Would you still operate a community wireless network if it cost you real unpredictable amount of money?
from a recent BBC website article:
The BT Broadband Basic service imposes a 1GB limit on how much customerscan download per month.The 1GB cap is the equivalent of 20,000 web pages, 200 MP3 music tracksor 100 large software programs.
As NTK said this week, "...anyone know what the other 640MB on the Photoshop CD is for?"
"This is plenty for half of all broadband users," said Duncan Ingram, Managing Director of BT Openworld.
I assume, at least for now, he means each user and not all 2M UK broadband subscribers combined, a pool which would leave them each with 550 bytes free per month ;-P The definition of "plenty" is an misinformed assumption, backed up by an absence of any evidence. Oh, and don't even attempt to convince me that churned router stats converted to management powerpoint slides are 'evidence'...
Embedded within this page is perhaps a hint of the real reasons for offering such a service ...
"It is pretty generous and makes quite a significant difference to our economies," he told BBC News Online.
The use of the word "pretty" is just plain wrong. The use of the word "generous" beggars belief. The use of a vague third person ("our") is deceitful, unless it means pretty generous to ecomonies of ("our") BT profiteering from leveraging the very low end broadband market into volume charging.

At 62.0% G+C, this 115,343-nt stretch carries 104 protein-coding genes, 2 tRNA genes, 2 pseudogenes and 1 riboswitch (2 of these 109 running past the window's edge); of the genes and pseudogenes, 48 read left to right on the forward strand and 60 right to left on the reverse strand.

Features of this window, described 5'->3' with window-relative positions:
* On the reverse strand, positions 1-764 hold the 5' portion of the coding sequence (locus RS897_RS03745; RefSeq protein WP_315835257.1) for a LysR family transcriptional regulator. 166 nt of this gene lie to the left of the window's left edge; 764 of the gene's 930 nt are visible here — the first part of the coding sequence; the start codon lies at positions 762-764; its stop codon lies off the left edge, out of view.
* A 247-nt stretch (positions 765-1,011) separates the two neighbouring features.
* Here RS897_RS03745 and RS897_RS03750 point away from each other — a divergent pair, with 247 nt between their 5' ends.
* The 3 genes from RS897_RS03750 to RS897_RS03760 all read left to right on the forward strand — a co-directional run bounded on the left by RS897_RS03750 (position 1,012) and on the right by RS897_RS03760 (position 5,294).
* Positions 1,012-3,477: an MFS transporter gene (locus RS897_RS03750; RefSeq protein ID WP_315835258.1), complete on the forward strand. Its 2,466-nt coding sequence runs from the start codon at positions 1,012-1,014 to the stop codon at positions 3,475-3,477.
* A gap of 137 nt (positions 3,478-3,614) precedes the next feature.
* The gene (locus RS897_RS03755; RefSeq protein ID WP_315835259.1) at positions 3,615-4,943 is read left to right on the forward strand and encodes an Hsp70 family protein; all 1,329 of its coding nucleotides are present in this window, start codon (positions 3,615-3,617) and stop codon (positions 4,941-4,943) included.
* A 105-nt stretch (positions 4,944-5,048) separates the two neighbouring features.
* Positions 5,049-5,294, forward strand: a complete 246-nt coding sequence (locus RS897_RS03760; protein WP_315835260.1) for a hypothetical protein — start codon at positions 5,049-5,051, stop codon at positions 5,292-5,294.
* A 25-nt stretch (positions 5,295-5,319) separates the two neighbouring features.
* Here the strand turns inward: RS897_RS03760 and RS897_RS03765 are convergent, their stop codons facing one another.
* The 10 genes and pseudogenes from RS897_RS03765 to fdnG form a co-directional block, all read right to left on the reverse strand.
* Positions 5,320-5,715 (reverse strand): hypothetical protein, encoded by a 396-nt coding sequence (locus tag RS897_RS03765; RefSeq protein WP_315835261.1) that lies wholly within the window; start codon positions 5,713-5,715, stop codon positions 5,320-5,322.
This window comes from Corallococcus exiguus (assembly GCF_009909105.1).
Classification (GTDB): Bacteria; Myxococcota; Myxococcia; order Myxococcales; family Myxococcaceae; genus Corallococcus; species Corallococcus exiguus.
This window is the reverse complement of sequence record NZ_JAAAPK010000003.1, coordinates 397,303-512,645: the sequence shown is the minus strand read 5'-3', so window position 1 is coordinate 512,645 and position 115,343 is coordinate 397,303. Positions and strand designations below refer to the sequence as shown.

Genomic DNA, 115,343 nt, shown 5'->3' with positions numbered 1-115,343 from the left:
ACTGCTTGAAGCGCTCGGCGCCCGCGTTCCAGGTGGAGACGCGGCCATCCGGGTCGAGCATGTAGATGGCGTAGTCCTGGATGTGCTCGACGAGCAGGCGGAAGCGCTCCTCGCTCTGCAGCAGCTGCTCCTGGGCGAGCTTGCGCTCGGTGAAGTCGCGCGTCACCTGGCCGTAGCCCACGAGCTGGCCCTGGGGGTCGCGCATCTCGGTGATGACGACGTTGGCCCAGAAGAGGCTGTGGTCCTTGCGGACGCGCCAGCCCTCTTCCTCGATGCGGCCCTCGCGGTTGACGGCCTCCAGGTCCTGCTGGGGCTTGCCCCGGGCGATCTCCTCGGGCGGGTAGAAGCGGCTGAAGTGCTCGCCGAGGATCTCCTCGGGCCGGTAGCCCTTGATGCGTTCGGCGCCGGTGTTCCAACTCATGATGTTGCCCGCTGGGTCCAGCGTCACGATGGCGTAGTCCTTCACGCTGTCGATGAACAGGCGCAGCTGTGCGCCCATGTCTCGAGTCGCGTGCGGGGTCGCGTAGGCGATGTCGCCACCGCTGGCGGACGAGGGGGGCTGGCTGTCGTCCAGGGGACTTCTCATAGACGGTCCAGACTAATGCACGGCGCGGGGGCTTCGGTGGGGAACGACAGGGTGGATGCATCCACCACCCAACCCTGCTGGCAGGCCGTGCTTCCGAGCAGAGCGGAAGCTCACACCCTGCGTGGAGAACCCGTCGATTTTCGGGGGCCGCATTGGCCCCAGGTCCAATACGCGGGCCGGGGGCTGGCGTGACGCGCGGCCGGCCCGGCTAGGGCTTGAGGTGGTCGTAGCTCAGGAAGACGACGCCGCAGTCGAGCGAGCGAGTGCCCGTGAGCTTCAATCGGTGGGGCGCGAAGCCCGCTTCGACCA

"We are confident it will play a big impact," said Mr Ingram.
At least most of Ingram's quotes made sense under close scutiny, but this can only mean that with further competition in the entire broadbandmarket, BT sees per packet pricing (volume charging) as pretty(attractive) generous to BT coffers. The next step of course, will be targetted to volume charging non-LLU ISPs who use BT's ADSL delivery network. Once this genie is out of the bottle, it will drag 90% of the entire broadband industry into a hamstrung volume charging model, because the on-selling ISPs will have little or no choice in passing on unpredictable BT costs to their customers.
Scare mongering? No. The precedent lies in easy view. Amongst other countries, Australia went through just such a coup in the mid-90s when US peers (C&W, etc), Telstra and Connect.com forced such a charging model.
The impact will be large. Instead of providing pipes for equitable and predictable cost, the more successful a customers usage of a product, the more they are charged. This model stifles online activities, endeavours, business initiatives and innovations. In an environment of increasing international outsourcing, so much for BT helping this country's move into the "smart" information economies.
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